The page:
“The prevalence of guns in the community means incidents like robbery and other crimes are more likely to carry the risk of gun violence. In states with “stand your ground” laws, Rand Corporation found that even minor disagreements or physical altercations carried a greater risk of turning into violent crime. In short, gun ownership does not increase safety, and the prevalence of guns directly correlates with significantly greater risk of gun-related homicides and suicides.” https://www.safewise.com/resources/guns-at-home/
When I was in the police academy, one of the instructors said something that always stuck with me. He said, “every call you go on involves a gun. Most of the time, you’re the only one with the gun, but nevertheless there is a gun in the mix.”
From that, I also knew this, guns have no loyalty; they will work for whoever pulls the trigger.
Thus it makes sense—given the increasing number of people seeking permits to carry guns, combined with the number of states which have no limitation or permit requirement to carry a concealed weapon—the number of violent encounters involving firearms will increase.
What once may have been a threatening argument, pushing and shoving match, or street brawl, now turns into a free-fire zone.
I can’t help but believe that many of those who see carrying a concealed weapon as a valid measure of protection subconsciously want something to happen. If for no other reason than to justify their choice.
Here’s a link to an analysis of multiple studies of stand your ground laws. In every instance, under every study, the prevalence of such laws increased the likelihood of a firearms death or injury, and not always for the “bad” guy.
Sometimes the perception of a threat far outweighs the reality. While violent crime has declined over the past several decades, the perception of violent crime has increased. We can attribute much of this to the non-stop saturation of media coverage—both traditional and social—and the limited in-depth analysis of crime and actual risk.
Given we put so much emphasis on the “founding fathers” words—such devotion to the past borders on religiosity, it is like our national religion—we must be zealous in our pursuit of understanding them in the context of their times.
And our equally religious faith in the sanctity of the Second Amendment bears a thorough and dispassionate analysis to measure its benefit compared to the risk.
One cannot choose which facts of history to accept and which ones to ignore. The link between the “right to bear arms” and protecting white slave owners from a slave insurrection cannot be severed. It is a fundamental part of the overall analysis.
We also cannot ignore the actual level of criminality and the threat to personal safety simply because we may perceive that threat to be greater than its actuality. Just because we are fearful something could happen doesn’t make it more likely, or real.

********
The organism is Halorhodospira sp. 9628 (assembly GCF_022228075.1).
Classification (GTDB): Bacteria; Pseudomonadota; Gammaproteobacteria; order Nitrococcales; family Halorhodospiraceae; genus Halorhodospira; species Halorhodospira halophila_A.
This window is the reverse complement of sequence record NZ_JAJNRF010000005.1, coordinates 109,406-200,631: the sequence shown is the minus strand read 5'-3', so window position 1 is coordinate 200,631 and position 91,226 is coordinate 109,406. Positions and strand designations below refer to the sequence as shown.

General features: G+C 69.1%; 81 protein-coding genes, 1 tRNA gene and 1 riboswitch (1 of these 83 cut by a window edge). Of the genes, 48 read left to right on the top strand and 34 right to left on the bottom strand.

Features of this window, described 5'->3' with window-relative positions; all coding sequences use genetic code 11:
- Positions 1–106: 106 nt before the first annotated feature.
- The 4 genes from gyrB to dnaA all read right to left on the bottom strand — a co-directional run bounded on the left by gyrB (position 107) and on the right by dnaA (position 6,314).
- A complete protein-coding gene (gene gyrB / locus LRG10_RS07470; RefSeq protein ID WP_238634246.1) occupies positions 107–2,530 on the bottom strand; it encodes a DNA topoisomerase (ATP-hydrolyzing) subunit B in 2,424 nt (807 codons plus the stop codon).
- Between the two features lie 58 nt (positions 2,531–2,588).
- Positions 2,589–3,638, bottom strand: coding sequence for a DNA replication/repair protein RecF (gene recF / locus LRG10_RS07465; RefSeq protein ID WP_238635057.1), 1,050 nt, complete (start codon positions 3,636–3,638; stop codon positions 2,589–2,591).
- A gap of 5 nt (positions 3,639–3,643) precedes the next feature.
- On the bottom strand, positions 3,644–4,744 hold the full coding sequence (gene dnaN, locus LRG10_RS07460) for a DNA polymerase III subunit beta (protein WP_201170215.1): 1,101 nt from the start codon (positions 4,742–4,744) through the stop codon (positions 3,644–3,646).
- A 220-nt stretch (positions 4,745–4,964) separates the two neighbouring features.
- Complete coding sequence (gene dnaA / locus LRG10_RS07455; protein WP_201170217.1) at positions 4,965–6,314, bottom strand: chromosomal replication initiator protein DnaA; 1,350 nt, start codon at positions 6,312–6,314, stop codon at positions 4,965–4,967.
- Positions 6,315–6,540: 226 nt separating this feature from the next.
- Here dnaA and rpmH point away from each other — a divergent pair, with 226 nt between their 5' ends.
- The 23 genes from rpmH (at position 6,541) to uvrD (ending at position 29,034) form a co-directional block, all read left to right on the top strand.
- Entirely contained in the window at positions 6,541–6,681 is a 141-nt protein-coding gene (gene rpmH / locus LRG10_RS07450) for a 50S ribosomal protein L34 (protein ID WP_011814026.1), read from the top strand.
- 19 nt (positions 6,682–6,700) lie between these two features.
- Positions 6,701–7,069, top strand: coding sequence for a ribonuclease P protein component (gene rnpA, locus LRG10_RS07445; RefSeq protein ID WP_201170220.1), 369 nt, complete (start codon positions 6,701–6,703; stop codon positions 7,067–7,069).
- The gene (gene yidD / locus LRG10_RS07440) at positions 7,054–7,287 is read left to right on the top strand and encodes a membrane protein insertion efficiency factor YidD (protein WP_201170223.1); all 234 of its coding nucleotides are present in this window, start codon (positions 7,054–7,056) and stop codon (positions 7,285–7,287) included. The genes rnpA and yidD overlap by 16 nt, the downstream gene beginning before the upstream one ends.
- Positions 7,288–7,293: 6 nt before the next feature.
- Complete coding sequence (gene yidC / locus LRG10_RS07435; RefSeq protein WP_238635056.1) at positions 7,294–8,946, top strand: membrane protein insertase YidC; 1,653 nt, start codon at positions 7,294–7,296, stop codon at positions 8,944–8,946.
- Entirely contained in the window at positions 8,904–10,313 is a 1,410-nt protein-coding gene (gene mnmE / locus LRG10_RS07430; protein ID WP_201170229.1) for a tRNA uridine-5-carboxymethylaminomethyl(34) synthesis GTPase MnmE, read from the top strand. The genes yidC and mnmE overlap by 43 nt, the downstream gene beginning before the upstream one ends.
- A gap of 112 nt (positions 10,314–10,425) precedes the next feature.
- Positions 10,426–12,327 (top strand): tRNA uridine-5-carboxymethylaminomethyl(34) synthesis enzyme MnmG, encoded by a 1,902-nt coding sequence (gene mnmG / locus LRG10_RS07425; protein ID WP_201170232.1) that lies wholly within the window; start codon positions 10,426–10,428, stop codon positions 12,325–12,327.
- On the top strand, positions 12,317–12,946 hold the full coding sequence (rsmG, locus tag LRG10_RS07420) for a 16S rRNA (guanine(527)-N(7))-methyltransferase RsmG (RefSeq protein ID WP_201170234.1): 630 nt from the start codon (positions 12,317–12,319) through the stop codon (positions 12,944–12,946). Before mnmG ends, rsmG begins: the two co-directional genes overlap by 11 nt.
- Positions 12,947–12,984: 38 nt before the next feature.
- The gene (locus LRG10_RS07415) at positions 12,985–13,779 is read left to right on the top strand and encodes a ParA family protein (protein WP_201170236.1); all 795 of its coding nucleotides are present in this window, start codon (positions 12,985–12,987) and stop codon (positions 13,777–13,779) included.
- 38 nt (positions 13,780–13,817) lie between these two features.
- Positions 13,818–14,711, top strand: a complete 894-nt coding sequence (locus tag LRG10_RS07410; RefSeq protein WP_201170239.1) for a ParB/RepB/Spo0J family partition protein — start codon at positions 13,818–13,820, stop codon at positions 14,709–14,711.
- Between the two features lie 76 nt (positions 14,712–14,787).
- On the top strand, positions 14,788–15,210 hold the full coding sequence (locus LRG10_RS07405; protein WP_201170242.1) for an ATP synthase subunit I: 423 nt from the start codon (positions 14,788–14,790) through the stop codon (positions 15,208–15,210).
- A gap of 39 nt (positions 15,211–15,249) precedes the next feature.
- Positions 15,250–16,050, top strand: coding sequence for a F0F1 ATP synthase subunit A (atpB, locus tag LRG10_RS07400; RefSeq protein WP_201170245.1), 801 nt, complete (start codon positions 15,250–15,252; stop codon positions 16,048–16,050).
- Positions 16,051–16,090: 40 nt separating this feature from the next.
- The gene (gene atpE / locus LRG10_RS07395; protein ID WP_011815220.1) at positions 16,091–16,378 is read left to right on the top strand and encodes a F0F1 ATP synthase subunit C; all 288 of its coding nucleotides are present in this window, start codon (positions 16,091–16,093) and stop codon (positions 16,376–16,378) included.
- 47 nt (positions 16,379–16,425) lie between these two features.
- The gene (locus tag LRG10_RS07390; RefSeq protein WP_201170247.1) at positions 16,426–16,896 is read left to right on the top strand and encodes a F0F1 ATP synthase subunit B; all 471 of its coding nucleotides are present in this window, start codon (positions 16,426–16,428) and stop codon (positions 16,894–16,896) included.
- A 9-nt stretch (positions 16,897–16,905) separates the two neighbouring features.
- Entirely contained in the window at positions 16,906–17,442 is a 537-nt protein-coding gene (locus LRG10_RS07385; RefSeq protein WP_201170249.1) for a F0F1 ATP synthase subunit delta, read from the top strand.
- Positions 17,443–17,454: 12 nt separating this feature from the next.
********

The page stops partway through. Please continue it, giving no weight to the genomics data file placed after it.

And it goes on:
What we do need is to dispassionately examine the risk/benefit of carrying concealed weapons. Before we march blindly into a practice we believe will make us safer—under the guise of defending our inalienable right to bear arms—but may put us and society at greater risk, we should be as confident as possible we are forging a sound doctrine.
It may be every law-abiding citizen carrying guns would make us safer, or it may be a self-fulfilling prophecy that all those guns will kill us.
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The debate over what to do about mass shootings generates heated extremes on both sides. While there is no consensus on what defines a mass shooting we will use the Investigative Assistance for Violent Crimes Act of 2012 standard of three or more victims in a public place.
On one side are those who would do away with all firearms, seeing that as the only solution. On the other extreme are those who see the Second Amendment as inviolate imbuing a constitutional right to possess and carry a firearm anywhere they so choose.
They base both more on emotion than rational argument.
If we “must do something” to prevent mass shootings, we should act with data and deliberation. Doing something with no idea of whether it will work, and may cause more harm, is as dangerous as doing nothing.
If we “must leave the Second Amendment untouched” without similar deliberation, this is equally dangerous.
My perspective on this comes from two almost diametrically opposed positions. First, as a retired police officer, I recall the heart-pounding adrenaline rush of gun calls. Those moments of fearful uncertainty as you walked up to the driver’s side of a car you just stopped. The controlled terror working undercover buying illegal guns—often automatic weapons with silencers—from individuals who faced long prison terms if convicted. This terror is something no one who hasn’t experienced it can ever understand.
I spent twenty years wearing a ballistic vest, hoping to go home every night, as do officers today. There is no way I would have ever worked such a job without the reassuring feeling of a weapon on my hip or in a shoulder holster—both on and off duty—ready if the need arose.